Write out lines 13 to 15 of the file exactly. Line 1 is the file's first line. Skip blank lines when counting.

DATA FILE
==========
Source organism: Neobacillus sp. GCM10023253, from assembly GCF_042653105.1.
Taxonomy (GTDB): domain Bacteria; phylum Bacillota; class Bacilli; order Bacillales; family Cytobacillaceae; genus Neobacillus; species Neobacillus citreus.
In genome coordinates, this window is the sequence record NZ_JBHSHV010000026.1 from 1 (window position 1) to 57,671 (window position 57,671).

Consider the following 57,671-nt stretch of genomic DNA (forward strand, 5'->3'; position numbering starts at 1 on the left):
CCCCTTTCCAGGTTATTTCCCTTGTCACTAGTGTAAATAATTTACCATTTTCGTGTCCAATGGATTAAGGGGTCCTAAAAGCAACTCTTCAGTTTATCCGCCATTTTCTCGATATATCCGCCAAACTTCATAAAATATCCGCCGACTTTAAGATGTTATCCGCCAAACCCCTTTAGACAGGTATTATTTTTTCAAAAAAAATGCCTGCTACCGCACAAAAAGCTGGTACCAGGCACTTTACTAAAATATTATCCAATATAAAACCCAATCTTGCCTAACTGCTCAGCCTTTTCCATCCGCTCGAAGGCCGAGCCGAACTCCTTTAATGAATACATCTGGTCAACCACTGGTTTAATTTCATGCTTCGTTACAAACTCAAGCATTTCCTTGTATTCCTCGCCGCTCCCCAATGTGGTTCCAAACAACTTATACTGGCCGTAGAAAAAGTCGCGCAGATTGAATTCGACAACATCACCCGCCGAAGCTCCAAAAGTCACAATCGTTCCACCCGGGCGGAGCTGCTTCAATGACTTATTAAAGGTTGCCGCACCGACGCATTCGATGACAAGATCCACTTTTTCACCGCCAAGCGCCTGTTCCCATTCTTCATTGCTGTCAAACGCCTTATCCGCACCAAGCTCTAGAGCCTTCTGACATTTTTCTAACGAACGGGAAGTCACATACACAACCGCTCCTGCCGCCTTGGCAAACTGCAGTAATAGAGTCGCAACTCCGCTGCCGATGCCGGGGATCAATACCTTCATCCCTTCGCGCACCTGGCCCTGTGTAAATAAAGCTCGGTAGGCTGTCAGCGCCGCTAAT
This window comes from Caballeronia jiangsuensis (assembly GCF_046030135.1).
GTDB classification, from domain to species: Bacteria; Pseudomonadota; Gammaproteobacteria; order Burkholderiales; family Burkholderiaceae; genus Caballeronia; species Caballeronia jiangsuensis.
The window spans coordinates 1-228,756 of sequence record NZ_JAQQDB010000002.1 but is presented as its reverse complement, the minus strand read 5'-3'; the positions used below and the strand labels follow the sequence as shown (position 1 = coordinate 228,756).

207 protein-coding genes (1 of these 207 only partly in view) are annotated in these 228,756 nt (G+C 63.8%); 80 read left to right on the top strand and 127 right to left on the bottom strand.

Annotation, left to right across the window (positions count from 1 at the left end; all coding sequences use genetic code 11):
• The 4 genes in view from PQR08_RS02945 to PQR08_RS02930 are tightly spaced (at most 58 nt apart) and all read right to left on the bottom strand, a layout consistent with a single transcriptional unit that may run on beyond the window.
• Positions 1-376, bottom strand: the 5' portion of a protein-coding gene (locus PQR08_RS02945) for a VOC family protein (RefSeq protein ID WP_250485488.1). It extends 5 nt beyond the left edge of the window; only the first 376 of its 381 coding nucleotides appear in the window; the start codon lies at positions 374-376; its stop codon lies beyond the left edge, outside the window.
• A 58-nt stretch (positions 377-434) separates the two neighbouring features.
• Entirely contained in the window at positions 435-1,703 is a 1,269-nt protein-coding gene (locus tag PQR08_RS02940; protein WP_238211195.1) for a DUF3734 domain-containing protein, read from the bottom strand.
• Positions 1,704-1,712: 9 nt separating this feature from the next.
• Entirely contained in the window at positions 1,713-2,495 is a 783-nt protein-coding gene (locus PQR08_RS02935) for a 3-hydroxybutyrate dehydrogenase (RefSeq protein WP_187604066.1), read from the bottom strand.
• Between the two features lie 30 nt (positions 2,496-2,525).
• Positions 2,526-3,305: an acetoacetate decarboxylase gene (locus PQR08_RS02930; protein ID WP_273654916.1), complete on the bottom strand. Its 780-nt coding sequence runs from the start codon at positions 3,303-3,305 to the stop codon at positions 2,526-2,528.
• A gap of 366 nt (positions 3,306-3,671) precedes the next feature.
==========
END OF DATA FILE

• A 58-nt stretch (positions 377-434) separates the two neighbouring features.
• Entirely contained in the window at positions 435-1,703 is a 1,269-nt protein-coding gene (locus tag PQR08_RS02940; protein WP_238211195.1) for a DUF3734 domain-containing protein, read from the bottom strand.
• Positions 1,704-1,712: 9 nt separating this feature from the next.